Goldman Sachs shares were lower early Monday morning, down 2.65%, after Malaysia filed criminal charges against the bank and two if its former executives over what the country called “grave violations” of its securities law relating to the $6.5 billion sovereign wealth fund 1MDB.
Goldman Sachs, one of the largest investment bank in the world, made about $600 million in fees after raising money for the fund, which is the subject of corruption and money-laundering investigations in at least six countries. Malaysia on Monday said $2.7 billion of the proceeds of three 1MDB bonds was misappropriated.
Monday’s selling has Goldman Sachs shares down almost 40% from their March peak of $275.31, at $168.20, and trading at their lowest level since October 2016, as a flattening yield curve and trade-war tensions have weighed.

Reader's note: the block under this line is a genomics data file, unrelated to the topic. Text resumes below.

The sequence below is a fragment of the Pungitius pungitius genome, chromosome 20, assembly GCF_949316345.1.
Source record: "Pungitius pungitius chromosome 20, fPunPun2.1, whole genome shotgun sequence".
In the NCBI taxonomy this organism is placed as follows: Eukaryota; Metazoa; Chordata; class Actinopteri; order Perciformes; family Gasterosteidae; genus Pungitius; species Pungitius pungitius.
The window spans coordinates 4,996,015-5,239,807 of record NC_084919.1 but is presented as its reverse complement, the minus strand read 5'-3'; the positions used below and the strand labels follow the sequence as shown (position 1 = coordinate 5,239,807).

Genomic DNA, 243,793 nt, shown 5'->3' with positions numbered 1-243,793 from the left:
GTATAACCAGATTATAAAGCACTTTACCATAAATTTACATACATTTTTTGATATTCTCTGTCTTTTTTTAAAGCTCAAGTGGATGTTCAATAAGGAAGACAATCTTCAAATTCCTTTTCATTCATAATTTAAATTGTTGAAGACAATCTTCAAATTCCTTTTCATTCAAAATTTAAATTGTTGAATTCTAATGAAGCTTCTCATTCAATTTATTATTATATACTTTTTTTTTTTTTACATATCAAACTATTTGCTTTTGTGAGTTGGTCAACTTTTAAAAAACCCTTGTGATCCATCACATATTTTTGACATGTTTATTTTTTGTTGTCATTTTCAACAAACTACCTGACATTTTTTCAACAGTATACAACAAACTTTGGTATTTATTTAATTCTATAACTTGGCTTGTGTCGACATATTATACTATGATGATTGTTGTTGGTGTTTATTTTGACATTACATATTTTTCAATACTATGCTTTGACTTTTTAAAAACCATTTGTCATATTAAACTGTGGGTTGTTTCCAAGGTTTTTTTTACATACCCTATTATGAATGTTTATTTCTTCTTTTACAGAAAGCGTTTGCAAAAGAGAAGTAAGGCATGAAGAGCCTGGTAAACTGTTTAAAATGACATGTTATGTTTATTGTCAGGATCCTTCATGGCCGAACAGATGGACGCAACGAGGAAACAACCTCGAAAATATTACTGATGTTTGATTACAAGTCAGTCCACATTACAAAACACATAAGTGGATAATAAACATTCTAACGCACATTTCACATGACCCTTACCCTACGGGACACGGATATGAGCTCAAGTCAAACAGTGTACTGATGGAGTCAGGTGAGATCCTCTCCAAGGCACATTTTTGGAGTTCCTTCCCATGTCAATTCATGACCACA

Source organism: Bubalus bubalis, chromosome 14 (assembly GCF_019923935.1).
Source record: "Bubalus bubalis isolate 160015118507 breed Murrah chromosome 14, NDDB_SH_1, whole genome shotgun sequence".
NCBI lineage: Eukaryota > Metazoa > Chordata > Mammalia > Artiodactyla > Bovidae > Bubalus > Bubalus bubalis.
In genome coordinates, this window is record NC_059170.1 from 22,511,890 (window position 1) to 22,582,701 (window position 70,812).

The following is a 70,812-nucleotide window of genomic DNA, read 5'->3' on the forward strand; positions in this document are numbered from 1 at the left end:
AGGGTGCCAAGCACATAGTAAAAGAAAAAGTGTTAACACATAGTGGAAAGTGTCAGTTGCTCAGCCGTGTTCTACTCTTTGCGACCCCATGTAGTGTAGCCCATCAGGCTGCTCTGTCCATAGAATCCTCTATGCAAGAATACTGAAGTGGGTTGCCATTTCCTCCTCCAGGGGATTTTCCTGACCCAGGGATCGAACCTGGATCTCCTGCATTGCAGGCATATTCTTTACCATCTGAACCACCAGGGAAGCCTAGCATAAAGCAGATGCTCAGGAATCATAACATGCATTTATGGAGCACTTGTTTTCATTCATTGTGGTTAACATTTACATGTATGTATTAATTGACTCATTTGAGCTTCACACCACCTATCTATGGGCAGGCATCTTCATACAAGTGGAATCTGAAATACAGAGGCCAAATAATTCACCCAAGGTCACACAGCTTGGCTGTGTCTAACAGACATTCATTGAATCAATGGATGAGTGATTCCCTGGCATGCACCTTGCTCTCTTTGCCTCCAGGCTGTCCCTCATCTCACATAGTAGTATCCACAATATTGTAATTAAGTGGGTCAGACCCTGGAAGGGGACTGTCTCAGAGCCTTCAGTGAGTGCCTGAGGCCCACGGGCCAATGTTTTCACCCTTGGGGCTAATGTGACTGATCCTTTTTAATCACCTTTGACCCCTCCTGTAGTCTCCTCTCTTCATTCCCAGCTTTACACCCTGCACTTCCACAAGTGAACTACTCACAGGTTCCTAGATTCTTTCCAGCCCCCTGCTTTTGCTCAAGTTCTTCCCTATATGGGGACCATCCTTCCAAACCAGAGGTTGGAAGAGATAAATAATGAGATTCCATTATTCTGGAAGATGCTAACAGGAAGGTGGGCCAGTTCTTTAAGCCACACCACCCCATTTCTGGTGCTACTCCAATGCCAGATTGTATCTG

Earlier this month, portions of the so-called yield curve, which compares short- and long-term bond yields, inverted for the first time since the financial crisis. That highlighted investor concerns that the US economy is in the final stages of its expansion. A flattening yield curve hurts banks’ profitability as it shrinks the spread between the rate at which banks borrow and the rate at which they lend.
In addition to the flattening yield curve, the recent stock-market volatility has been problematic for the investment banks, hurting their trading revenue as well as their fixed income and investment banking businesses. Citigroup and JPMorgan are among the banks that have already warned on the current environment.
Goldman Sachs was down 32.18% this year through Friday.
Source: Markets Insider